The films Monuments Men (2014) and The Matrix (1999) are films that slightly allude to hegemonic masculinity. According to Sharon Bird, hegemonic masculinity is defined in relation to women and their subordination (Bird 121). Yet within both movies analysed, there is a lack of female representation. There is a discrepancy in the ratio of male to female in both movies, therefore very little subjugation is involved. Yet there are other ways to determine and protect hegemonic masculinity, Schrock and Schwalbe label these ways as manhood acts (Schrock, Schwalbe 111). They state that manhood acts include; expressing desire for females and claiming privilege through gestures and jokes that signify aggression. There are some examples of these components in both films but prove to be very minuscule in relation the entire film.
“Boys also learn that they should feel, or at least express, sexual desire for girls.” (Shrock, Schwalbe 110). This emasculates boys into being men or in other cases protects the hegemonic masculinity of men (Shrock, Schwalbe 110). Within Monuments Men, there is little representation of women, let alone the sexualization of women in the film. The closest we see the sexual subjugation of women is when Claire (Cate Blanchett) offers James (Matt Damon) to spend the night with her. Claire does so after having built a relationship with James, therefore the offer is seen as a sincere one and not as lustful. In the end James declines her offer in an honourable manner so the sexualization of women in the film is essentially forgotten. With The Matrix, the only sexual desire expressed is through Cypher, the villain of the movie. His lust is expressed towards the end when Trinity is unconscious on the ship. His sexual advances towards Trinity’s unconscious body can be seen as a way to enforce his male dominance on not only Trinity but on the rest of the crew as well. Cypher’s sexual desires and attempts at asserting his male dominance over the crew essentially helps villainise hegemonic masculinity.
Bird states that “the maintenance of hegemonic masculinity is explored through investigation of male homosocial interactions.” (Bird 121). This appears to be true with Monuments Men where almost every interaction is male to male. There is an exception to this with Claire’s character but she is quickly dismissed later in the movie, after all the movie is called Monuments Men. In regards to the emotional detachment and competitiveness Bird states to maintain hegemonic masculinity (Bird 122), there is very little within Monuments Men. The protagonists tend to appear emotionally attached when thoughts of their family are involved. Other moments include when someone of their team dies, their death goes down in memory when the protagonists commemorate them at the end of the film. The only competiveness witnessed within the protagonists’ circle are the clever quips made between Richard (Bill Murray) and Preston (Bob Balaban). The Matrix also breaks down the construct of hegemonic masculinity through Trinity’s character. Many times throughout the film she is depicted as stronger than Neo. For example, it is her that saves him at the end and at other points in the movie where Neo is vulnerable.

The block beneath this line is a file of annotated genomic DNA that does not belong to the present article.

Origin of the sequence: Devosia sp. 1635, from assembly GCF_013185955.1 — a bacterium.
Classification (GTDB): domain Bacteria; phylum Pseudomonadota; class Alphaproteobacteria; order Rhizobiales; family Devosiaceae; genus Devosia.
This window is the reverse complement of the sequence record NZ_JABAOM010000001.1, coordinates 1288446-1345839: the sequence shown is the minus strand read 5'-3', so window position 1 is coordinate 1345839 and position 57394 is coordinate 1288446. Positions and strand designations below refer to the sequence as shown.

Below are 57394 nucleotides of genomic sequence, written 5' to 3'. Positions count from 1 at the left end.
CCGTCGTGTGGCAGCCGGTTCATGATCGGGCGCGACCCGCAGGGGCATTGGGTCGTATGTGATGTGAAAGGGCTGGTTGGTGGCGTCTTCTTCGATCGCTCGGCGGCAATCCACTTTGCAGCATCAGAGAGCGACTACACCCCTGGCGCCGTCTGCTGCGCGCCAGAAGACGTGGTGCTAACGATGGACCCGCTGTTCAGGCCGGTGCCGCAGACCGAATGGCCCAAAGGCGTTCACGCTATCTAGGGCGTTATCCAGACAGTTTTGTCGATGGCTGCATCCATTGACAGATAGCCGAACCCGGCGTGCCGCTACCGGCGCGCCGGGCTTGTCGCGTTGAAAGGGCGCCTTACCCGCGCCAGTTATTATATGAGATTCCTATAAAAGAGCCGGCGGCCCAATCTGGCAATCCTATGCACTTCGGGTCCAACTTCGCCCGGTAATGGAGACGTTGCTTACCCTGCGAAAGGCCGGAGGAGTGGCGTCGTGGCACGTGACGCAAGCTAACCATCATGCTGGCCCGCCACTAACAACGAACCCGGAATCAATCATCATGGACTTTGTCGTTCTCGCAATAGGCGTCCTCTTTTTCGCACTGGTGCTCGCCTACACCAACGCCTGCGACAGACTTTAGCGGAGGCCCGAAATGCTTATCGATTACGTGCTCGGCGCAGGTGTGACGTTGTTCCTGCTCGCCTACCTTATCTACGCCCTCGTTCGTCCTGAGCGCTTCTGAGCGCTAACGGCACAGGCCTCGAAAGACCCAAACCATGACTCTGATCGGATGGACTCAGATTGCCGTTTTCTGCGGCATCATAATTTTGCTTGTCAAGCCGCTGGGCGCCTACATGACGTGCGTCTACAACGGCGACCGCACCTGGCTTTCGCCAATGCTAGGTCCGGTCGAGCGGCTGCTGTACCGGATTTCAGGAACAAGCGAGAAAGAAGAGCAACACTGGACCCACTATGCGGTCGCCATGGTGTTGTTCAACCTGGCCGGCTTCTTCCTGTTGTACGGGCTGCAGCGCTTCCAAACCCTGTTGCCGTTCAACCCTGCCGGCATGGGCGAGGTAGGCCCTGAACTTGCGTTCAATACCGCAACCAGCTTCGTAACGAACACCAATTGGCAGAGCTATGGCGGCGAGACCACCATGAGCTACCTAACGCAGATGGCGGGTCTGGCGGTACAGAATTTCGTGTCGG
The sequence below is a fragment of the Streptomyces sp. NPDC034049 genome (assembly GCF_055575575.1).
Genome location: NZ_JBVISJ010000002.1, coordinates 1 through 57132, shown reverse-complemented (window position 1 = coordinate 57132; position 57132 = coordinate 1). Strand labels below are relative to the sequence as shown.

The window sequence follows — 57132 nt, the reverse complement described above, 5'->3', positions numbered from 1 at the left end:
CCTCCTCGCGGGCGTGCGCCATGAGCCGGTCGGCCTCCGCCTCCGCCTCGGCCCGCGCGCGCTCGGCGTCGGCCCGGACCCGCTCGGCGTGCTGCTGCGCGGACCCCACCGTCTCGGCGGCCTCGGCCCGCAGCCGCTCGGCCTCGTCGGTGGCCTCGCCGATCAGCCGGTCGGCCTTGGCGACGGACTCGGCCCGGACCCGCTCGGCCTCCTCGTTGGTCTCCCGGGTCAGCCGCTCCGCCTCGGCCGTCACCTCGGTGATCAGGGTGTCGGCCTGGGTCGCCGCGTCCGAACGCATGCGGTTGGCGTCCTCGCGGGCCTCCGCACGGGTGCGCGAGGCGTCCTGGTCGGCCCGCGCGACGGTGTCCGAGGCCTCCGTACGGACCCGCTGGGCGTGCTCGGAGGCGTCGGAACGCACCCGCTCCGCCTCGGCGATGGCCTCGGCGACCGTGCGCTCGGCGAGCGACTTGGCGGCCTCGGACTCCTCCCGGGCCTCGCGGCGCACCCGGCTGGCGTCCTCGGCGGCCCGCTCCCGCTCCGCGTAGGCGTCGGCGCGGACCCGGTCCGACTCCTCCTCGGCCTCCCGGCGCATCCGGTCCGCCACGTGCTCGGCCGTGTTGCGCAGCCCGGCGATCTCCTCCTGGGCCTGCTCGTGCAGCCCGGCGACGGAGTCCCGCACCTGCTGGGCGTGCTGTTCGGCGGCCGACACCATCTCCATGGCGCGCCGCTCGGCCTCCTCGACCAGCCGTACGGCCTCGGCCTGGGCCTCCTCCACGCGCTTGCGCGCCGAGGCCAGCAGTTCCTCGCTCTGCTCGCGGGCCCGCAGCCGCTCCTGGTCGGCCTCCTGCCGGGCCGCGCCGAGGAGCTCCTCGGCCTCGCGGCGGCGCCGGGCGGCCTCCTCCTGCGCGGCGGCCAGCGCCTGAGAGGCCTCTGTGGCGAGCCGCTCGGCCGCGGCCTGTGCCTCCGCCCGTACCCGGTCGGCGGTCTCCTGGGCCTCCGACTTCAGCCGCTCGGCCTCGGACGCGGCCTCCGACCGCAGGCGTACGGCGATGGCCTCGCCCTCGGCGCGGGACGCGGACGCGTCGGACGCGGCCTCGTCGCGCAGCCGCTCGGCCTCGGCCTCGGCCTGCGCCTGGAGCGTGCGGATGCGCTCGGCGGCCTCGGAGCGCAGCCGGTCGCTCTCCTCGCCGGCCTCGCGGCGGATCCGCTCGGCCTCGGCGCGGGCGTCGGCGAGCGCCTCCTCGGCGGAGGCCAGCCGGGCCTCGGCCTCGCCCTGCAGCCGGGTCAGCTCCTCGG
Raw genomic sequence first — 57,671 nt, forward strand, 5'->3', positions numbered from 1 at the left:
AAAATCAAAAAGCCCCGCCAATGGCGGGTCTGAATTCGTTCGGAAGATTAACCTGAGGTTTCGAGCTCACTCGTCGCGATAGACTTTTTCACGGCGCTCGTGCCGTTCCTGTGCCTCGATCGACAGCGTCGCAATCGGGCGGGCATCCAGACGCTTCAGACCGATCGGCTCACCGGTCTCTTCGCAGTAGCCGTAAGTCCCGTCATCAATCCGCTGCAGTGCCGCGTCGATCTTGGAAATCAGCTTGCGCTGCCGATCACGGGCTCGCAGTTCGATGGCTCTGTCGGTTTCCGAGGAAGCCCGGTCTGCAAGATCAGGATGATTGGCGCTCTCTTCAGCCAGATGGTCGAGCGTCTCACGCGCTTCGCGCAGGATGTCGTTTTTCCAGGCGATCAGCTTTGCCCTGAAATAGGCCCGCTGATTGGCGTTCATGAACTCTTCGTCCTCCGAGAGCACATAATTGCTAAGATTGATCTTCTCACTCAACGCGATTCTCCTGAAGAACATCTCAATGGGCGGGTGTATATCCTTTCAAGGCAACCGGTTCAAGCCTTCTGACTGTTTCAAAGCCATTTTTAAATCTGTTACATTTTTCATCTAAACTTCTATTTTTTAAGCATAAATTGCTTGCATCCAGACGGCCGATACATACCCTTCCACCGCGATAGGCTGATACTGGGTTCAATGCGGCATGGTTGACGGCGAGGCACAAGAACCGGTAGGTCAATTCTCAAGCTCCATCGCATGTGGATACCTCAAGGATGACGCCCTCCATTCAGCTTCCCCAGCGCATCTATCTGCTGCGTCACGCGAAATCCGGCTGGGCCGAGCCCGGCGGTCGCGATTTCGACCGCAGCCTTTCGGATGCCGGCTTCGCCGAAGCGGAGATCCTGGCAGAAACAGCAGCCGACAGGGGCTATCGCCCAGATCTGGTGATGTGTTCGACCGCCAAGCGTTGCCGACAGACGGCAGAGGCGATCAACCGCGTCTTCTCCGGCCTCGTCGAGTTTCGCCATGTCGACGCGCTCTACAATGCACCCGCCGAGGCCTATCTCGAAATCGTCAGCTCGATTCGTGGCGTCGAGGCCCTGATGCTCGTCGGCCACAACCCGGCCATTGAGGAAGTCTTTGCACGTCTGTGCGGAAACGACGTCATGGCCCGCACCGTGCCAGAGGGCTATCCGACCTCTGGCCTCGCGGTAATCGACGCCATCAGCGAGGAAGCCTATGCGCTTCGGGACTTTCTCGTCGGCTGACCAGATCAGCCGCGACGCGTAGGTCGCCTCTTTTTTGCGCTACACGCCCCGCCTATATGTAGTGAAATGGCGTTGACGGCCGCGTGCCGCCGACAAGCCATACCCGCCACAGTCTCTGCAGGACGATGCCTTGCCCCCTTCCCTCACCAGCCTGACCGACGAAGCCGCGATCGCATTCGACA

Both Monuments Men and The Matrix allude to hegemonic masculinity. Monuments Men maintains homosociality through it’s inclusive male to male interactions within the protagonists’ circle but fails to complete the other components that protect hegemonic masculinity according to Bird. The Matrix essentially villainises hegemonic masculinity through Cypher. He almost becomes a symbol of hegemonic masculinity through his expression of competiveness with Neo and sexual desire for Trinity. Monuments Men comes off as a very modest film that doesn’t directly protect male dominance while The Matrix indirectly combats it.
Bird, S. R. “WELCOME TO THE MEN’S CLUB: Homosociality and the Maintenance of Hegemonic Masculinity.” Gender & Society 10.2 (1996): 120-32. Web.
Schrock, Douglas. “Men, Masculinity, and Manhood Acts.” Multi-Culural Film: An Anthology. Ed. Michael Schwalbe. Boton: Pearson Learning Solutions, 2013. N. pag. Print.
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